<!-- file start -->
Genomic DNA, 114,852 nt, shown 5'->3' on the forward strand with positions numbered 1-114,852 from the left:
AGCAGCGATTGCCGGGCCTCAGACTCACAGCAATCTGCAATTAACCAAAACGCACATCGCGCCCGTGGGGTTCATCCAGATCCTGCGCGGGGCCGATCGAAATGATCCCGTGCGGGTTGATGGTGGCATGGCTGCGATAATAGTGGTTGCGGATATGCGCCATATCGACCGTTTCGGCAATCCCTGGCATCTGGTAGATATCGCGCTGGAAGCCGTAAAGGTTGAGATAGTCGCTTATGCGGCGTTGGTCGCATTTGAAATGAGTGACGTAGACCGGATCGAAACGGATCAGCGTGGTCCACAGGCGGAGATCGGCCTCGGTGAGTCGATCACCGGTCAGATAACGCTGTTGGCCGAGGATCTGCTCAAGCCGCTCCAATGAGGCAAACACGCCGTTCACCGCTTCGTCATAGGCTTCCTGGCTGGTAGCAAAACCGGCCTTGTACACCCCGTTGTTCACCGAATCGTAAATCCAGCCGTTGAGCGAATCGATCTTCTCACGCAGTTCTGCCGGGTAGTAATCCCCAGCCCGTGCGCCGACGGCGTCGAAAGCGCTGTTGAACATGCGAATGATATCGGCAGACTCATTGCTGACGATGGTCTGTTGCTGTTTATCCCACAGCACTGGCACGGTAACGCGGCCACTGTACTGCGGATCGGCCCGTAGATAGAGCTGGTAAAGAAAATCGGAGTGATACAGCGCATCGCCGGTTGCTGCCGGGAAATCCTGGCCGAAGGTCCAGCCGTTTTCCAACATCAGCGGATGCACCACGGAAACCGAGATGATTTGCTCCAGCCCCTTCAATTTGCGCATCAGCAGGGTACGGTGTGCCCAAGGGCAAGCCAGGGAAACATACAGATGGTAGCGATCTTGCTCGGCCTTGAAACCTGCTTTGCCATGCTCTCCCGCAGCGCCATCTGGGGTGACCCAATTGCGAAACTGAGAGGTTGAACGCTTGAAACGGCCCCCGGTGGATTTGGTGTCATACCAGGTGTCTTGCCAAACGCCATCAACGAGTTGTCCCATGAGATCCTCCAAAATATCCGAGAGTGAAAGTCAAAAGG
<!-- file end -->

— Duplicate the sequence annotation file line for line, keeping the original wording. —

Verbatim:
Genomic DNA, 114,852 nt, shown 5'->3' on the forward strand with positions numbered 1-114,852 from the left:
AGCAGCGATTGCCGGGCCTCAGACTCACAGCAATCTGCAATTAACCAAAACGCACATCGCGCCCGTGGGGTTCATCCAGATCCTGCGCGGGGCCGATCGAAATGATCCCGTGCGGGTTGATGGTGGCATGGCTGCGATAATAGTGGTTGCGGATATGCGCCATATCGACCGTTTCGGCAATCCCTGGCATCTGGTAGATATCGCGCTGGAAGCCGTAAAGGTTGAGATAGTCGCTTATGCGGCGTTGGTCGCATTTGAAATGAGTGACGTAGACCGGATCGAAACGGATCAGCGTGGTCCACAGGCGGAGATCGGCCTCGGTGAGTCGATCACCGGTCAGATAACGCTGTTGGCCGAGGATCTGCTCAAGCCGCTCCAATGAGGCAAACACGCCGTTCACCGCTTCGTCATAGGCTTCCTGGCTGGTAGCAAAACCGGCCTTGTACACCCCGTTGTTCACCGAATCGTAAATCCAGCCGTTGAGCGAATCGATCTTCTCACGCAGTTCTGCCGGGTAGTAATCCCCAGCCCGTGCGCCGACGGCGTCGAAAGCGCTGTTGAACATGCGAATGATATCGGCAGACTCATTGCTGACGATGGTCTGTTGCTGTTTATCCCACAGCACTGGCACGGTAACGCGGCCACTGTACTGCGGATCGGCCCGTAGATAGAGCTGGTAAAGAAAATCGGAGTGATACAGCGCATCGCCGGTTGCTGCCGGGAAATCCTGGCCGAAGGTCCAGCCGTTTTCCAACATCAGCGGATGCACCACGGAAACCGAGATGATTTGCTCCAGCCCCTTCAATTTGCGCATCAGCAGGGTACGGTGTGCCCAAGGGCAAGCCAGGGAAACATACAGATGGTAGCGATCTTGCTCGGCCTTGAAACCTGCTTTGCCATGCTCTCCCGCAGCGCCATCTGGGGTGACCCAATTGCGAAACTGAGAGGTTGAACGCTTGAAACGGCCCCCGGTGGATTTGGTGTCATACCAGGTGTCTTGCCAAACGCCATCAACGAGTTGTCCCATGAGATCCTCCAAAATATCCGAGAGTGAAAGTCAAAAGG